Home  18.013A  Chapter 30 


Suppose we have a power series in the variable x.
If it converges for some value of x, it will converge (by the comparison test) for any smaller value of x.
Thus the series will converge up to some maximum value of x, for which the ratio of successive terms becomes 1.
The maximum value of x at which the series converges is called its radius of convergence.
It is obvious that the same series represents a convergent and infinitely differentiable function for all values of x whose absolute value is strictly less than its radius of convergence.
On the other hand, there is generally a value of x in the complex plane at a distance given by the radius of convergence from the origin, at which the series is singular.
Thus, the radius of convergence of a series represents the distance in the complex plane from the expansion point to the nearest singularity of the function expanded.
For example, the geometric series in x (the series for (1x)^{1}) blows up at x = 1 and 1 is its radius of convergence, and this behavior is typical of all power series.
This same function, (1x)^{1} can be expanded in a power series about argument 1. Since the distance between 1 and the singular point at x = 1 is 2, this series will have radius of convergence 2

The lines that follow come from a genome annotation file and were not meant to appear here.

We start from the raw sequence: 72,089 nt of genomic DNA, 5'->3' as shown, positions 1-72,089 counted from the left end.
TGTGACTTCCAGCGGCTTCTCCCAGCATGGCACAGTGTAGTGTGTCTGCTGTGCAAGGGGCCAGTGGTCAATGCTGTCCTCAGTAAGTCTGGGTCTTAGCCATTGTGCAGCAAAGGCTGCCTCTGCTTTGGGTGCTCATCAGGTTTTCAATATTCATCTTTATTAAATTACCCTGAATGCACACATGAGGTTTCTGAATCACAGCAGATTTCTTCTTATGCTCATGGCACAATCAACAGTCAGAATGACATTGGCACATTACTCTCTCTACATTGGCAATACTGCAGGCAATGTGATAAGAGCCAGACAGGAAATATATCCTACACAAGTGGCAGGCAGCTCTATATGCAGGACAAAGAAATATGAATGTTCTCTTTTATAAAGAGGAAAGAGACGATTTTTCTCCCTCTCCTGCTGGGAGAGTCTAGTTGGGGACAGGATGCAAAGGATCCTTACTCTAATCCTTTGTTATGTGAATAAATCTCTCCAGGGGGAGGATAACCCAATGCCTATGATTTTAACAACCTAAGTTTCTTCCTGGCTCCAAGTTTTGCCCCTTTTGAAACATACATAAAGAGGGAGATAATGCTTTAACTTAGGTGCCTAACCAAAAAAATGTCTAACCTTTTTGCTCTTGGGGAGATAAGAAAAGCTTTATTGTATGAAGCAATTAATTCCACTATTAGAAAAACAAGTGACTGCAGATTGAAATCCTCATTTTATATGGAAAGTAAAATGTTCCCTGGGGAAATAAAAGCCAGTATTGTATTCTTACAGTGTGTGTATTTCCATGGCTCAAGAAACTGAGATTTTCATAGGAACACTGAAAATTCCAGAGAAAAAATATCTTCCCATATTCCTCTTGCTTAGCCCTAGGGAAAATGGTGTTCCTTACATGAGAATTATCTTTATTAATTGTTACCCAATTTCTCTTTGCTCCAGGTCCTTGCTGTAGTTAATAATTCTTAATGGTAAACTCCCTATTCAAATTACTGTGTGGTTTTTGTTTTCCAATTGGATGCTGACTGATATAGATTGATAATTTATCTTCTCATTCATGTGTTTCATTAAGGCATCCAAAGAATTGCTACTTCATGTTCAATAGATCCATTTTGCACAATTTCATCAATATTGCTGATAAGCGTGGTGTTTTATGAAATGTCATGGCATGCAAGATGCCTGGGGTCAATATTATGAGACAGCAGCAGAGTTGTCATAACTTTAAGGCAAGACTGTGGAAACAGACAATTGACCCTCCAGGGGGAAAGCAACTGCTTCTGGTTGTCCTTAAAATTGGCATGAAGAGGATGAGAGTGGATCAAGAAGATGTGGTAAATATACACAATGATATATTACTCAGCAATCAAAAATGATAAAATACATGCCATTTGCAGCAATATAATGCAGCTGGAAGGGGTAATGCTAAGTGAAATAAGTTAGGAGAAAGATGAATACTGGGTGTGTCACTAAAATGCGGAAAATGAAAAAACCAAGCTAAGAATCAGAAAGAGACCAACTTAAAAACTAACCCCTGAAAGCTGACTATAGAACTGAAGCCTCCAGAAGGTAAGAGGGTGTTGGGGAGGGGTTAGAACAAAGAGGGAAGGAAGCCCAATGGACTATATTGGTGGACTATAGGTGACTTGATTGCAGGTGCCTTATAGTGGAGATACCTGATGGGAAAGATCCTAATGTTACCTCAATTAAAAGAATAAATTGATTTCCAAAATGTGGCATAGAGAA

Exercises:
30.6 Prove this statement by subtracting from the right hand side and dividing the result by , and rearranging the resulting statement.
30.7 Figure out the comparable series for the same function expanded in powers of x + 3.
30.8 What is the radius of convergence of the exponential series expanded about the origin?
Another nice feature about power series is that if you start with the function f, you can deduce its series expansion about the point z by Taylor's theorem. f will have the expansion
where f^{(k)}(z) is the kth derivative of f at argument z, and the sum is from k = 0 on.
Exercise 30.9 Find the series expansion for (1x)^{1} expanded about x = 3 by using Taylor's theorem, that is, by computing its derivatives there.